On the point about the prisoner seeing the item, will the prisoner know what the item is and therefore have some opportunity to make representations if it was a particularly important piece of correspondence for them?

Teresa Medhurst

Absolutely. The prisoner is present, so they see exactly what is in the item of mail. They see every item that is in the envelope, such as photographs or cards.

We have about five minutes left. I will bring in Rona Mackay and then finish by bringing in Collette Stevenson.

I want to ask a bit more about the response of prisoners to the initiative. The cabinet secretary said in his opening statement that prisoners had initially been hostile but that things have sort of calmed down. I ask Ms Medhurst for her view on why things have calmed down. Is that because the process is running smoothly?

Are there plans to carry out a mental health assessment of the impact on prisoners and their families? If so, can you give us an approximate timescale for that?

The hostility came through the focus groups that were held. Initially, it was verbal. When anybody’s circumstances change and their contact with family and friends is impacted, we would expect there to be a bit of pushback. Therefore, that was not unreasonable under the circumstances. Given the nature of the change and the time that it happened, I am pleased that, because of the amount of work that was done in establishments to ensure that there was positive engagement and constructive communication, there has been little or no reaction in any establishment since the measure has been implemented. I think that that belies the concerns that prisoners have about how open they and their families are to manipulation and intimidation.

On the question about the mental health impact, it would be difficult to separate the impact of the change from the impact and effect of the pandemic. However, I am keen to understand how the pandemic has impacted. That includes the impact of the restrictions as well as of the additional measures that we have put in place to support greater family contact, such as virtual visits and mobile phones, as well as some of the other measures that have been mentioned. I want to better understand how the greater restrictions and the improved access to family contact during the pandemic have balanced out. I cannot give any details yet, but we have started early discussions on how we might do that in prisons. I am happy to give an update to Ms Mackay on that in future.

That is fine—thank you.

Good morning. I was going to touch on retention and the destruction of opened mail, but I am conscious that that has been covered quite well.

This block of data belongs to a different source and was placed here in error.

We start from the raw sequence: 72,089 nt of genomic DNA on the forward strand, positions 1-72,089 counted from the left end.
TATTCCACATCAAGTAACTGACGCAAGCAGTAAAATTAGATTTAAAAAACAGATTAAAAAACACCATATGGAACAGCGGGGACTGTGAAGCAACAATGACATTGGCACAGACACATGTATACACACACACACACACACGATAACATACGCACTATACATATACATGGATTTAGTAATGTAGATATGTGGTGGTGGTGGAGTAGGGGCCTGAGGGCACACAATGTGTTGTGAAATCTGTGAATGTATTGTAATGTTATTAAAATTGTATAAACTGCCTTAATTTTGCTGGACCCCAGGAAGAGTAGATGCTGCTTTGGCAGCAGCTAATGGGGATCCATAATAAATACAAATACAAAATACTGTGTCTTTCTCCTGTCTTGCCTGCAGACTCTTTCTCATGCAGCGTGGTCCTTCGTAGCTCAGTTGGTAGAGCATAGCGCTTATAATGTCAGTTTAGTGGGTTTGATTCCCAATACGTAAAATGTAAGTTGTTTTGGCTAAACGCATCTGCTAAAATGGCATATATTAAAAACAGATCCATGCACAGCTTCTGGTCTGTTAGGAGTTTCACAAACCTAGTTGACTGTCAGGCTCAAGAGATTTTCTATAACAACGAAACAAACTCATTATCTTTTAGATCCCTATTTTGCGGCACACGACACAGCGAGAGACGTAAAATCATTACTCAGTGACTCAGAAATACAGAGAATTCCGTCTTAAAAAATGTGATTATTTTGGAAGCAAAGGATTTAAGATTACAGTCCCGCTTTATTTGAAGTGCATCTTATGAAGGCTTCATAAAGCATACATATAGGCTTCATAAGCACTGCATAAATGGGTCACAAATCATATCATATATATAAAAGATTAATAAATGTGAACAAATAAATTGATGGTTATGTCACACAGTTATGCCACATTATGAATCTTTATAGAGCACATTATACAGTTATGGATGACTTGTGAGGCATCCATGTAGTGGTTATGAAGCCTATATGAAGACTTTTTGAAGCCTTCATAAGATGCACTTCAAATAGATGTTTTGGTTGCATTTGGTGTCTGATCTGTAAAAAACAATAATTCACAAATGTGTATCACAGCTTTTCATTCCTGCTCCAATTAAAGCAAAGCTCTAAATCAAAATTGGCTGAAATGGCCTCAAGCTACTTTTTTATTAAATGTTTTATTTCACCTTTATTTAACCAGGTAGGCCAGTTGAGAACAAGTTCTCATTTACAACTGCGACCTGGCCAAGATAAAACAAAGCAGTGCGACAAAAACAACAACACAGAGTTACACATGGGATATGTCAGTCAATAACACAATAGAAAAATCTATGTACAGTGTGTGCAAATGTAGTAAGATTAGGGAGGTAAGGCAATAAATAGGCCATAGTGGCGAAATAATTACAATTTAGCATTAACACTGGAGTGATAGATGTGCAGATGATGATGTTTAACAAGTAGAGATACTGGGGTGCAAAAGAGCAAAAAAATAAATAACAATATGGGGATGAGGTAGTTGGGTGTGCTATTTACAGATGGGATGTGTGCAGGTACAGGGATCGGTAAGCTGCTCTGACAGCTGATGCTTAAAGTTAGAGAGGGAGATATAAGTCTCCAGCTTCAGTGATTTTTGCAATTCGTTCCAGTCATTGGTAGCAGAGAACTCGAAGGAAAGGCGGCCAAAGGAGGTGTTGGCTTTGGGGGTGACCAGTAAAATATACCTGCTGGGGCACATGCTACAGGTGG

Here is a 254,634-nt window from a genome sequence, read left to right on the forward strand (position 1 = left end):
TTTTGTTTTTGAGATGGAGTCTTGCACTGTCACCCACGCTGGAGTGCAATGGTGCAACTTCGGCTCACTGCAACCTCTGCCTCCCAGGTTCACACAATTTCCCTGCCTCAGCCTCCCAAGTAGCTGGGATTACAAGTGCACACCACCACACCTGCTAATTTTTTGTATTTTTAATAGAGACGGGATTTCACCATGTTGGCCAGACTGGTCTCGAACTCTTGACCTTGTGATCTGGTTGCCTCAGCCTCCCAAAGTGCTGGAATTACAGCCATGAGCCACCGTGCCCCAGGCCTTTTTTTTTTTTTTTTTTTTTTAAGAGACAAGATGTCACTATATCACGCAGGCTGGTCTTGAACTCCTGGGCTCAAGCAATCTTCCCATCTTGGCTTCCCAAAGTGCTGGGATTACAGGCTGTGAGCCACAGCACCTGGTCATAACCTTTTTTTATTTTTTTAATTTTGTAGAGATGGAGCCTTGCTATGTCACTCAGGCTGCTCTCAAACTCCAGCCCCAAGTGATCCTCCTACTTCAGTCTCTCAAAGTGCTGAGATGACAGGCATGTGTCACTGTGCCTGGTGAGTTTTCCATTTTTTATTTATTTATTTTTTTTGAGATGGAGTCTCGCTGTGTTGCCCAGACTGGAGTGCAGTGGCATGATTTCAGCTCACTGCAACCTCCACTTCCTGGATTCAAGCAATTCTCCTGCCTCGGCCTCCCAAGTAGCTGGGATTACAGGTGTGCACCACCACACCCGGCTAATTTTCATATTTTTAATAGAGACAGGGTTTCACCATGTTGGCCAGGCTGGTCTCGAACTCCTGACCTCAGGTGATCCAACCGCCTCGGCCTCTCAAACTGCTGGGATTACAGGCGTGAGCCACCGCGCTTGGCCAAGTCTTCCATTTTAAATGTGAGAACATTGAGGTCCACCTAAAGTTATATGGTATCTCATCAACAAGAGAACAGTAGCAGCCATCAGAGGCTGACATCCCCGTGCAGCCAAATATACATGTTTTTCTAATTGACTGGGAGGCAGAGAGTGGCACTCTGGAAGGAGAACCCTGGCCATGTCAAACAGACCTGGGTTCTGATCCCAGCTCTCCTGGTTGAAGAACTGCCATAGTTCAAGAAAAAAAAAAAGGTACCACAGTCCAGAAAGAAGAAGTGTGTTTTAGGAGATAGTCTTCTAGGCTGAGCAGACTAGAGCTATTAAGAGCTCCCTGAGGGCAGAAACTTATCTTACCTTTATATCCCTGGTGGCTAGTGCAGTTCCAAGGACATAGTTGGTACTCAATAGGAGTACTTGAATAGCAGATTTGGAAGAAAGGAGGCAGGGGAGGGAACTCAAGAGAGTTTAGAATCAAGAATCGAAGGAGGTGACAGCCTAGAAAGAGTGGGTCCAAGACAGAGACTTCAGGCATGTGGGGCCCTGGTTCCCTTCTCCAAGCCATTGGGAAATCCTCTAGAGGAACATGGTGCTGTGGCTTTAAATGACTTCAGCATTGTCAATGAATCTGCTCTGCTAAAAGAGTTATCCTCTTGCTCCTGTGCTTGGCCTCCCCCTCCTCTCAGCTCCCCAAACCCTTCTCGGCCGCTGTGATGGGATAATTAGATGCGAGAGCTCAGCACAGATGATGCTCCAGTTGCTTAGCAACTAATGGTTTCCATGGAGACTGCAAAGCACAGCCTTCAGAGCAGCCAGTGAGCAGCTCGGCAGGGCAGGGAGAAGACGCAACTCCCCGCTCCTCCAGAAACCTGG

When mail is tested and is found not to contain any drugs, is it handed over to the prisoner while they are still in custody or at the end of their sentence? Excuse my ignorance, but what tests are carried out, given the volume of mail that comes in? Are a lot of tests carried out, or are just one or two particular items tested? What are your findings in that regard?

Teresa Medhurst

I will hand over to my colleague Fiona Cruickshanks, as she has more of the detail on that.

12:00  

In relation to the testing of mail, as Teresa Medhurst said, we do random and targeted testing. I can give some statistics. From August 2020 to July 2021, 8,869 mail items that were received in prisons tested positive for an illicit substance. The nature of the drugs that come into custody changes frequently, and we are not always able to detect substances that come in. Therefore, even though a mail item might not give a positive indication through our tests, that does not mean that it has not been impregnated with a substance that we cannot yet identify. There is still a risk that mail items are coming in, testing negative in our drug detection systems and going into circulation.

I want to ask about another issue relating to mitigation of the amount of mail that comes in. HM Inspectorate of Prisons for Scotland has recommended the provision of in-cell telephony. Cabinet secretary, what progress, if any, has been made on installing telephony in each of the prisons?

It would be better if Teresa Medhurst answered that, as she has a much better grasp of exactly where we are on that. The member raises an interesting point and she knows the challenges that we have had on the issue. Teresa will have the up-to-date position.

Teresa Medhurst

We are looking at the options for in-cell telephony. We have not yet concluded our consideration but, once we have done so, I would be content to come back to the committee to provide you with an update.

Okay—thank you.

Before I bring this part of our meeting to a close, I ask the cabinet secretary for any information that he can provide on the timetable for the review that has been mentioned. Will details of the findings of the review or any adjustments that are proposed be shared with the committee?

My response to the question about a review was that we have not planned that, but there is a kind of on-going review. Perhaps the best thing to do would be to commit to providing an update to the committee in whatever timescale you think would be appropriate. As has been said, we are only four weeks into the system. After a three-month period, we will have a better idea of how things are panning out, so that might be a good point at which to provide an update to the committee. That might include elements of a review but, in any event, it would be good to update the committee on progress.

I know from looking at the online chat that there are a couple of additional issues that we would be keen to follow up with you, so that would be very much appreciated.

I thank the cabinet secretary and Ms Medhurst for attending. It has been a very useful session.

That concludes the public part of the meeting. Our next meeting will be on Wednesday 19 January. We now move into private.

12:03 Meeting continued in private until 12:51.